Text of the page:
Stem cell therapy found safe, effective in RRMS study

Most patients saw improvements after transplant, researchers in Sweden say

Lindsey Shapiro, PhD avatar

by Lindsey Shapiro, PhD |

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An illustration shows components for a stem cell transplant procedure.

Nearly three-quarters of people with relapsing-remitting multiple sclerosis (RRMS) showed no signs of disease activity five years after receiving a stem cell transplant, according to a recent Swedish study.

Moreover, about half of patients with at least minimal disability saw improvements after the transplant and about one-third remained stable. While the procedure was associated with some serious side effects, the treatment was generally deemed safe, with no treatment-related deaths.

“This procedure should be considered a standard of care for patients with highly active RRMS,” the researchers wrote.

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The study, “Haematopoietic stem cell transplantation for treatment of relapsing-remitting multiple sclerosis in Sweden: an observational cohort study,” was published in the Journal of Neurology, Neurosurgery, & Psychiatry.

Autologous hematopoietic stem cell transplant (aHSCT), commonly known as stem cell therapy or stem cell transplant, is a procedure aimed at resetting a person’s immune system to reduce the excess inflammation that contributes to autoimmune diseases like multiple sclerosis (MS).

Briefly, the procedure involves collecting a person’s own hematopoietic stem cells — those that give rise to mature blood cells — and infusing them back into the patient after a round of chemotherapy to wipe out existing cells and make room for new ones.

For MS patients, it’s thought this approach may help to repopulate the immune system with healthy immune cells that are not primed to attack the brain and spinal cord. Indeed, a growing body of evidence suggests that aHSCT could ease disease activity and disability progression for RRMS patients, particularly those with highly active disease.

The invasive procedure has been used for decades to treat MS patients, but it does not have regulatory clearance in the U.S. Concerns surrounding its use are related to a lack of well-controlled clinical studies to evaluate its efficacy, particularly in light of potential safety issues and its high cost.

aHSCT was approved by health authorities in Sweden in 2016. It currently is indicated for patients with active disease despite treatment with at least one disease-modifying therapy (DMT) or with rapidly evolving and severe disease.

Assessing the safety and efficacy of aHSCT in RRMS

In this study, scientists aimed to assess the safety and efficacy of aHSCT when used in RRMS patients as part of real-world routine medical case. Their study involved 174 RRMS patients who underwent the procedure in Sweden between 2004 and 2020.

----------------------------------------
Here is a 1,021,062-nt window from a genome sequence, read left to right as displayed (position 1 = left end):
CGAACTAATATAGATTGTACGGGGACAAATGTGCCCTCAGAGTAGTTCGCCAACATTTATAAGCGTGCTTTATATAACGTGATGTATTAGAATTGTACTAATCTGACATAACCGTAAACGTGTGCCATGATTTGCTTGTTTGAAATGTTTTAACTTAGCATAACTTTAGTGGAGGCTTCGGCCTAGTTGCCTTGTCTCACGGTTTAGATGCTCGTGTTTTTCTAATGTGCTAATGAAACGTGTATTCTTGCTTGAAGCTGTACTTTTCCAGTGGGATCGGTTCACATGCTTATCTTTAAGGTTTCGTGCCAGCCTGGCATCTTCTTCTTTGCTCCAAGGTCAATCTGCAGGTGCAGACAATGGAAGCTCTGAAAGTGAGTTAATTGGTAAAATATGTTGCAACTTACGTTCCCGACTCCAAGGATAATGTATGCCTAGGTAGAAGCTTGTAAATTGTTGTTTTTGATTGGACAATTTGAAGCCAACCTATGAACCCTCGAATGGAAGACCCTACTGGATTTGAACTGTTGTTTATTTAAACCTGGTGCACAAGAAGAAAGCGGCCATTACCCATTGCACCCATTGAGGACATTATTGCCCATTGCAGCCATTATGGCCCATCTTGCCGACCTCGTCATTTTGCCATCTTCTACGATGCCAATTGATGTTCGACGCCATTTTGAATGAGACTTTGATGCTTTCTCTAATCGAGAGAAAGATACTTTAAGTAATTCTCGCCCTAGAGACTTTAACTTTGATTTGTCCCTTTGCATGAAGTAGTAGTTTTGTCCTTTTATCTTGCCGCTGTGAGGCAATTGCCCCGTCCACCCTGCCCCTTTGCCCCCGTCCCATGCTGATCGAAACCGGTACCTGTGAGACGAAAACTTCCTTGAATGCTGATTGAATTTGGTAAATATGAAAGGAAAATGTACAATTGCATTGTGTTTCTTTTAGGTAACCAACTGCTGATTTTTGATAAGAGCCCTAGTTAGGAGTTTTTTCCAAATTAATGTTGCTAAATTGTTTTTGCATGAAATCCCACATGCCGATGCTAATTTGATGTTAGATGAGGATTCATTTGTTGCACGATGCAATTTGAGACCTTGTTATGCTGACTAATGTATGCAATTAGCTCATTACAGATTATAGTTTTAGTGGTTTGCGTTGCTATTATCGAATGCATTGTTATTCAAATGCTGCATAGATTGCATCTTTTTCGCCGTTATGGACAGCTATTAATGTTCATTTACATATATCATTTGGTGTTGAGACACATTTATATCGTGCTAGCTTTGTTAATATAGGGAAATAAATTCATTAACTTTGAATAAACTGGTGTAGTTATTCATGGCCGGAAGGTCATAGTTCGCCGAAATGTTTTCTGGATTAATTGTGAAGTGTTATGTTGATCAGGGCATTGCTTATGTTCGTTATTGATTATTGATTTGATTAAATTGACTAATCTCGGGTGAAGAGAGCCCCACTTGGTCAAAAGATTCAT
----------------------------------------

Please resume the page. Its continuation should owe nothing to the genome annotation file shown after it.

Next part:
Clinical outcomes were obtained from the Swedish MS registry, with patients having a median follow-up of 5.5 years post-transplant. Safety data was assessed using electronic medical records covering the 100 days after transplant.

Patients’ mean age at the time of the transplant was 31, and 64% were women. They had been living with MS for 3.4 years at the time of aHSCT and had received a median of two previous DMTs.

A total of 20 patients (11%) required treatment with a DMT after the transplant, with a median of 2.9 years between treatments. Also, 10 patients transitioned from RRMS to secondary progressive MS a median of 4.1 years after the transplant.

Results showed that 73% of patients showed no evidence of disease activity (NEDA) at five years post-transplant and 65% still maintained NEDA status at 10 years. NEDA is defined as the complete absence of new relapses, new or enlarged MRI lesions, and confirmed disability worsening.

Relapses reduced significantly

The average number of relapses per year was significantly reduced after the transplant, with patients having a mean of 1.7 relapses per year before the procedure compared with 0.035 relapses per year during the follow-up period.

Before receiving aHSCT, a total of 149 patients had at least minimal disability, defined as a score of 2 or higher on the Expanded Disability Status Scale (EDSS). Of them, 80 (54%) experienced a confirmed disability improvement, 55 (37%) were stable, and 14 (9%) experienced disability worsening.

The proportion of patients experiencing no disability, or EDSS scores of 0-1.5, increased from 13.3% at baseline to 45.1% three years post-aHSCT.

The treatment was generally considered safe. While serious side effects were reported, all of them “could be managed using standard procedures at a … hospital,” the team noted.

Febrile neutropenia was a side effect

Febrile neutropenia, or low blood counts of immune neutrophils accompanied by fever, was the most common side effect linked to the procedure, observed in 72% of patients.

Chemotherapy and aHSCT are associated with immune depletion, meaning the procedure can increase the risk of infections. Overall, 61 people (35%) developed a bacterial infection within 100 days of treatment, 23 people developed viral infections, and three people had a fungal infection.

Five people required admission to intensive care, but there were no treatment-related deaths.

Overall, “our findings demonstrate that aHSCT for RRMS is feasible within regular healthcare and can be performed without compromising safety,” the researchers wrote.

While the study is limited by its observational nature, the scientists noted that the disability-related findings were similar to those reported in a randomized-controlled clinical trial of aHSCT (NCT00273364).

“We believe that aHSCT could benefit a greater number of MS patients and should be included as a standard of care for highly active MS,” the team concluded.